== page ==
Stupid ZFS tricks — expanding zraid

How do I expand a ZFS zraid?

Right now you cannot add disks to zraid arrays to expand their volume. In md raid and similar systems you can -say- have 5 x 1 TB disks in a raid6 for a total capacity of 3 x 1 TB, then add one disks and 4 x 1 TB capacity. That capability is currently being developed in ZFS. So you have to make an entire new pool for this. (as a side note, this is not well documented. People who go into the documentation assuming that this is possible might end up expanding by adding a new device in a linear manner, which destroys the array since it is now 2x the capacity with half of it at redundancy 0)

There is a trick that allows you to do that without having an unlimited number of disks. You can create a degraded array, that means the new array doesn’t have all the disks it will eventually have. In md raid you can directly do that, you have mdadm commands that allow you to create degraded raid arrays. In zpool you do not have direct support for that, however you can hack it up by faking zpool members with sparse files.

Before we go to the commands let me explain how the trick is working:

  • you have 5 x 1 TB disks in a zraid3, for a capacity of 2 x 1 TB
  • you want to add 3 disks
  • which would give you 8 x 1 TB disks for a capacity of 5 x 1 TB
  • since you cannot expand the old zraid you would ordinarily need 13 disks during the transfer

However, you have 3 redundancy disks in the old array and 3 redundancy disks in the new array. So if you were to be willing to do this with no redundancy at all you could do it with 7 disks total, 2 in the old array, 5 in the new array. Obviously you have 8 at least, let’s say you have 9 (bought one extra as a shelf spare). So:

  • you have 5 disks in the existing array
  • you have 4 new, empty disks (you bought 3 for capacity and 1 as a spare)
  • you reduce redundancy of the existing array by one, now you have 4 disks in the old array (still 2x redundant) and 5 disks for the new array. You can create the new array in a degraded state with no redundancy.
  • that allows you to copy over all the data. It’ll be slow, but it will work.

Let’s look at error scenarios during transfer with reduced redundancy:

  • if a disk in the new array fails you have to start over after buying another disks.
  • if a disk in the old array fails you are reduced to redundancy 1x. You probably want to abort the copy, take down the new array and move 1 or 2 disks back to the original array. You will have to resilver with 1 redundant disks. That is the critical risk here, as disks are more likely to fail during resilver. That is why you might want to buy more disks.
  • the risk of one failure in the old array also depends on how far the copy is. If it is almost finished you might want to plow through.

Finishing after successful copy:

  • after the copy is finished you move over redundant disks from the old array to the new one.
  • so in the minimal version the copy happens with 4x disks in old array (2 redundant) and 5 disks in the new array (0 redundant).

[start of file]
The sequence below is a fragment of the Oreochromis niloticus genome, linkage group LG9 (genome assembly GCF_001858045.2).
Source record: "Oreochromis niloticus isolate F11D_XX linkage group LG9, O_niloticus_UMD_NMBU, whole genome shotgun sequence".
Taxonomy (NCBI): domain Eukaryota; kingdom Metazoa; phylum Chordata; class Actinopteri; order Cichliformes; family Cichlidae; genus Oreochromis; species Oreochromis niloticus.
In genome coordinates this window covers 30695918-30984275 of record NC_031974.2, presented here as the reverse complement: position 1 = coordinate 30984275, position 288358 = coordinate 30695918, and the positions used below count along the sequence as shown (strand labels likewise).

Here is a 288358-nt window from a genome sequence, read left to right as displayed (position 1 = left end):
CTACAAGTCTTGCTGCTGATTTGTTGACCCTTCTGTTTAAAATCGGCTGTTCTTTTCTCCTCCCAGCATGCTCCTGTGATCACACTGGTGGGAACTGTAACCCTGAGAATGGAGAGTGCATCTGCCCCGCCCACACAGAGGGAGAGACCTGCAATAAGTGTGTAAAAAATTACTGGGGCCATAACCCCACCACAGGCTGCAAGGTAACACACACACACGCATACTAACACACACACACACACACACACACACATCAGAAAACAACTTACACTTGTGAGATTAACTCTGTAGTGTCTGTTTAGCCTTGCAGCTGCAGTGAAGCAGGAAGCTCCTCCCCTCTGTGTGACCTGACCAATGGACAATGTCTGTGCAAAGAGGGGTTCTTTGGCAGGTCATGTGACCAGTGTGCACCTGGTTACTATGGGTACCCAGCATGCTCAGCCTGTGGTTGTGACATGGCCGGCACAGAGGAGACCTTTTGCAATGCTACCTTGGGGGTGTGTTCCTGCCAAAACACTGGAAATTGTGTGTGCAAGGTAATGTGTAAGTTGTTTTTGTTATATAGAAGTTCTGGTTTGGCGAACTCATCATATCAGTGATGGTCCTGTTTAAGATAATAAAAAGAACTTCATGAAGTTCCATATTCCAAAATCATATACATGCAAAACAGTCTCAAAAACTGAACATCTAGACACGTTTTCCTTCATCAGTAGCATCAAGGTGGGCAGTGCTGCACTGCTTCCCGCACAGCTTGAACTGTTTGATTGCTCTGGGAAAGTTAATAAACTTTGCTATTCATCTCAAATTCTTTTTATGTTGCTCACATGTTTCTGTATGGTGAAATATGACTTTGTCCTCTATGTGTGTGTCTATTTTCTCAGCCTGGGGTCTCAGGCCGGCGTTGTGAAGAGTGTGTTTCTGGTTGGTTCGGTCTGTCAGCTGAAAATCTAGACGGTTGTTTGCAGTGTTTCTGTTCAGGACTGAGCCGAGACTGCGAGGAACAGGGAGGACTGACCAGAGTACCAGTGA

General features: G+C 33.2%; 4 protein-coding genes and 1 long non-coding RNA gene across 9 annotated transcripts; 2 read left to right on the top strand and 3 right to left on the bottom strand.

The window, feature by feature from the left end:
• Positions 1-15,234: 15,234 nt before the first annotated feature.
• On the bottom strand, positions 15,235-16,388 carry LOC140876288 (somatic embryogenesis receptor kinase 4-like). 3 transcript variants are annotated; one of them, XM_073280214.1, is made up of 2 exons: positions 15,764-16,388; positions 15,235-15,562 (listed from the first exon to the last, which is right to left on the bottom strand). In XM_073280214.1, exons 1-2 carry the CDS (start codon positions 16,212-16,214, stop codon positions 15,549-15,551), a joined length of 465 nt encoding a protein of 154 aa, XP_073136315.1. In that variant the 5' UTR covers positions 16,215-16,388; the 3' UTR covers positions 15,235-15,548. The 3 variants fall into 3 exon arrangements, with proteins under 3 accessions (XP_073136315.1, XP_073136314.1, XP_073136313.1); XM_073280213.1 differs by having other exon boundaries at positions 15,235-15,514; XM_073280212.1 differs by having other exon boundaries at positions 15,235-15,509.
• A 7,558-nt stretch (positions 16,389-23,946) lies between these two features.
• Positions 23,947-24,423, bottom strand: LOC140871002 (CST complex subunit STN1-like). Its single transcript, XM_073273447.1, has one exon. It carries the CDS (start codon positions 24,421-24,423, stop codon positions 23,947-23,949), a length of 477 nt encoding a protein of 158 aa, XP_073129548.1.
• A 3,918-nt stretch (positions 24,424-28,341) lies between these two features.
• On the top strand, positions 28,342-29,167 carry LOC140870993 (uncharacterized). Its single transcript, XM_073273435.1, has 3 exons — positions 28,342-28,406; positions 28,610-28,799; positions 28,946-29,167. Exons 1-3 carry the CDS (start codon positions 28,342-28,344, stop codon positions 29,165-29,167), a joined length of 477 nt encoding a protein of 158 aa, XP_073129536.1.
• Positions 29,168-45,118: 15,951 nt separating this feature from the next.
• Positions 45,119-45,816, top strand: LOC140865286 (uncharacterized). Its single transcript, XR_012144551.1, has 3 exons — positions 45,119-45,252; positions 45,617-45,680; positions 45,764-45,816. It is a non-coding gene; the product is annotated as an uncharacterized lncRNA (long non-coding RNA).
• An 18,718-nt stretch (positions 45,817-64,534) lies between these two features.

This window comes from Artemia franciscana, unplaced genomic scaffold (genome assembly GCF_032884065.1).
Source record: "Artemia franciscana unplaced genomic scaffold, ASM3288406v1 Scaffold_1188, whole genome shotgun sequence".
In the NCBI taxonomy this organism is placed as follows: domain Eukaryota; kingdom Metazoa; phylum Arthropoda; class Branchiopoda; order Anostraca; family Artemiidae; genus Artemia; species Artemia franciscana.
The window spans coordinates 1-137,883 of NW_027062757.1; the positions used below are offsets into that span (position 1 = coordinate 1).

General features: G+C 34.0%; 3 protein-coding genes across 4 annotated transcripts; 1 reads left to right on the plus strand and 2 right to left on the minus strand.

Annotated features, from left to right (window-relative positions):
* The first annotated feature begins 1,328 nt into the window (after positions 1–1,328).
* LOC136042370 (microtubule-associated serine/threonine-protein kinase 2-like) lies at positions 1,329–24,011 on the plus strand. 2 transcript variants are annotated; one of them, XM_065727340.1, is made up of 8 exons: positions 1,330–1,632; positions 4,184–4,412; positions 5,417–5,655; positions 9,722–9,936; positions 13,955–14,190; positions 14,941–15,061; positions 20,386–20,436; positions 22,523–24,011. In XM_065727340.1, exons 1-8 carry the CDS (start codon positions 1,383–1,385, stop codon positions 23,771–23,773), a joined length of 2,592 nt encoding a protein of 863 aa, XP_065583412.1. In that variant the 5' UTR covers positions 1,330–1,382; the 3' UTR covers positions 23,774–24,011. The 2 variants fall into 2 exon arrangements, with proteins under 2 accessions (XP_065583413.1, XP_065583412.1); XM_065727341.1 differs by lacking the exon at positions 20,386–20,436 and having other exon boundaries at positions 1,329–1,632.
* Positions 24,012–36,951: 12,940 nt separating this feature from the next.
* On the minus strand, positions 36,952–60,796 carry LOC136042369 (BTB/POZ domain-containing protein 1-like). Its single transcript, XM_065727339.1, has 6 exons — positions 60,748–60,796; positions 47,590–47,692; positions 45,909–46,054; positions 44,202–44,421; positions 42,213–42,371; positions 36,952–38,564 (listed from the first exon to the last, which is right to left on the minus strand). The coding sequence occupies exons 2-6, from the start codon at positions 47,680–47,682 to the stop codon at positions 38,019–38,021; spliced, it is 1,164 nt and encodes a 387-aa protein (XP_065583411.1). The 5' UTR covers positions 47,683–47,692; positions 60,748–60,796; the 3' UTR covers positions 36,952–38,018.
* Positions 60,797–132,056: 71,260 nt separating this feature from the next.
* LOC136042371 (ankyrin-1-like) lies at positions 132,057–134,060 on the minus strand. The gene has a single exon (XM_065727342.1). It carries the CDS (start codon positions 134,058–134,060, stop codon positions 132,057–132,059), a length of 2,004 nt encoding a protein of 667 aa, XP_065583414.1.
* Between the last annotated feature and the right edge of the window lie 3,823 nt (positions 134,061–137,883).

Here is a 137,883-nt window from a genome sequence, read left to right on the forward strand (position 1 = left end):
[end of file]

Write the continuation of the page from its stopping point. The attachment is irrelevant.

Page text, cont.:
• if the copy worked you move over another disks from the old array, which is now at 3 disks (1 redundant), whereas the new array arrives at 6 disks (1 redundant). The risk here is a bit less than the copy, since the old array’s disks are not loaded. All activity is on the new array.
  • move another disks, now the old array is at 0 redundant, and the new one moves from 1 to 2 redundant.
  • destroy the old array to move another disks, now the new array is at full redundancy. 8 disks, 5 for capacity, 3 for redundancy.
  • you have one spare disk.

Preparations. Now, there are a couple of things to reduce the risk:

  • you absolutely need to scrub the old array before doing any of this. A hidden read error would instantly kick out a disk. You don’t want that during this procedure.
  • if you can, set the old array to readonly during this entire procedure. If you set it to readonly you will not end up with a dirty array when disks drop. If you have read errors that degrade the disks below redundancy you can still use hex editing and zdb to put the failed disk back . That is usually possible when no writes were involved.

So the command sequence:

# scrub first to make sure you have no looming read errors
zpool scrub oldarray
# set old array to readonly if you can
# take one disk out of the existing array
# create a couple of sparse files that will be fake members
# of the new array:
truncate -s 8001563222016 /tmp/FD1.img
truncate -s 8001563222016 /tmp/FD2.img
truncate -s 8001563222016 /tmp/FD3.img
# create the new array
zpool create -f newarray \
-o feature@userobj_accounting=disabled \
-o feature@edonr=disabled \
-o feature@project_quota=disabled \
-o feature@allocation_classes=disabled \
-o feature@resilver_defer=disabled \
raidz3 \
ata-TOSHIBA_MD04ACA500_Y5R7K9CXFS9A-part4 \
ata-TOSHIBA_MD04ACA500_Y5N8K655FS9A-part4 \
ata-TOSHIBA_HDWE150_19MRK03SFB9G-part4 \
ata-TOSHIBA_HDWE150_19HRK02NFB9G-part4 \
ata-TOSHIBA_HDWE150_98I4K05WFB9G-part4 \
# that command also turns off features that will make a Linux
# zpool unreadable under FreeBSD and Solaris.
# Now, as fast as possible take the fake devices out of the array:
zpool offline newarray /tmp/FD1.img
zpool offline newarray /tmp/FD2.img
zpool offline newarray /tmp/FD3.img
# you do that as fast as possible since the resilver will fill the
# sparse files with actual data.
# now you can copy the data:
zfs snapshot -r oldarray@tonewarray
zfs send -R oldarray@tonewarray | zfs recv -Fdu newarray
# if the copy succeeds move on to remove disks from oldarray
# and add them to newarray

Writing about programmer productivity, teambuilding and enabling a wide variety of different engineering personalities. CTO at #lisp #freebsd

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